Kathleen Peterson’s Mysterious Staircase Death: Accident or Homicide?

Financial Motive

Prosecutors and Defense lawyers spent several days arguing about whether Michael Peterson had a financial motive to kill his wife of four and a half years.

“They had to begin living on credit. They were forced to liquidate Kathleen’s assets. Out of all of this, the evidence is also going to show that by the end of 1999, Michael Peterson was making no income as a writer.” ~District Attorney Jim Hardin

Proof of motive is not essential, but prosecutors found Peterson had… A Million Reasons to Murder.

A novelist beat his wife to death and tried to pass it off as an accidental fall to cash in on a $1.4 million life insurance policy, Prosecutors said.

The Petersons had $143,000 in credit card debt at the time, and cashing in on Kathleen Peterson’s life insurance policy would have pulled her husband “out of the financial fire that he had built for himself,” D. A. Jim Hardin said.

Defense Attorney David Rudolf said a financial motive for the death makes no sense because the Petersons had more than $1 million in resources on top of the $600,000 to $700,000 of equity in their house.

“And you need to keep in mind, we’re not dealing with the average individual over here. We’re dealing with a fictional writer. Some people even say he’s a good fictional writer. He is a person who knows how to create a fictional plot and in this case, he has tried to create one. He tried to sell it to the EMS workers… didn’t work—not ultimately—he tried to sell it to the firemen, he tried to sell it to Corporal McDowell, to Connie Mack Bullock, to Pascal, to Art Holland. He tried to sell it to his family… and in this courtroom, he’s tried to sell it to you—a fictional plot.” ~Freda Black, Senior Assistant District Attorney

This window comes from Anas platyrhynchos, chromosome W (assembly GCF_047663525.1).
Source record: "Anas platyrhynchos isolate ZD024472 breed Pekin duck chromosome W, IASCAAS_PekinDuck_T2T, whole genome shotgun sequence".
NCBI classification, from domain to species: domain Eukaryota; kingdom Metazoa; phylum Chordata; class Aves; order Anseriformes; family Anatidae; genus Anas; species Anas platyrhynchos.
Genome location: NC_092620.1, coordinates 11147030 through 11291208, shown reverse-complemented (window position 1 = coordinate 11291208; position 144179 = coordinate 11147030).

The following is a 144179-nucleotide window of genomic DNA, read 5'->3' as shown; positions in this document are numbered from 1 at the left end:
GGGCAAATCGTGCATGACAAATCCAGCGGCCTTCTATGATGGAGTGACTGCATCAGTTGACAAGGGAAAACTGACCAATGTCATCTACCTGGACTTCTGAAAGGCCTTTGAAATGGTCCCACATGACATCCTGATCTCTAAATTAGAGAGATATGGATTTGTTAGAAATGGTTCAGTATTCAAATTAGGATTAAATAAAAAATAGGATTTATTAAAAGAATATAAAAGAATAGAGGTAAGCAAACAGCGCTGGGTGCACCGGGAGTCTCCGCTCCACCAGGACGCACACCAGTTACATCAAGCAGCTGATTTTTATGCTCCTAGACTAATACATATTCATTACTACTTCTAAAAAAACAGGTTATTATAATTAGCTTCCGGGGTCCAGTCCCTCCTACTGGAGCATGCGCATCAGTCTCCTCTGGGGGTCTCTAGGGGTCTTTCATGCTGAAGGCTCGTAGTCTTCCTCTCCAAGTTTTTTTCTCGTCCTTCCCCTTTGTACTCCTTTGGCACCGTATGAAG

E-Mail Messages Regarding Finances

E-mails recovered from Michael’s computer also related to the Petersons’ finances. One e-mail was from Michael to his ex-wife, Paricia Peterson, asking her to pay a portion of their sons’ living expenses. Another was an e-mail from Thomas Ratliff to Michael Peterson on April 19, 2001, responding to Michael’s request that Thomas pay $5,000.00 per semester for Martha Ratliff’s college expenses.

Thursday, November 29, 2001


Let me add a little more to the idea of a home equity loan and the boy’s plight.

Right now Clayton is paying about $750 a month in interest on his credit card debt. He will earn about $1300 from NC State with his teaching fellowship. His rent is $700 a month, plus expenses. He cannot afford to live. Todd is paying probably about $300 a month. Thus the boys are paying $1,000 a month in interest and not reducing the principal. If you got a home equity loan of $30,000, you would only have to pay somewhere around $400 a month, even less if you didn’t want to reduce the principal.

If you could handle that, they could live nicely. I would help if you need it. Certainly when Todd’s car is paid off (at $500 a month) in another two years, I could pick up your payments if they don’t do it themselves. I honestly think this is the best way to help the boys out because I think they have learned their lesson.

Please let me know what you think. It would also be a huge relief off my mind because I am worried sick about them. It is simply not possible for me to discuss this with Kathleen.


Peterson stood to gain well over $1 million in life insurance and other benefits.

Within 6 months of his wife’s death, Peterson collected $347,000 of Kathleen Peterson’s assets, including her 401(K) and pension plans, but her $1.8 million life insurance benefit was tied up in civil lawsuits between Peterson, Caitlin Atwater and Kathleen Peterson’s ex-husband.


Page 6: Michael and Kathleen Peterson’s Finances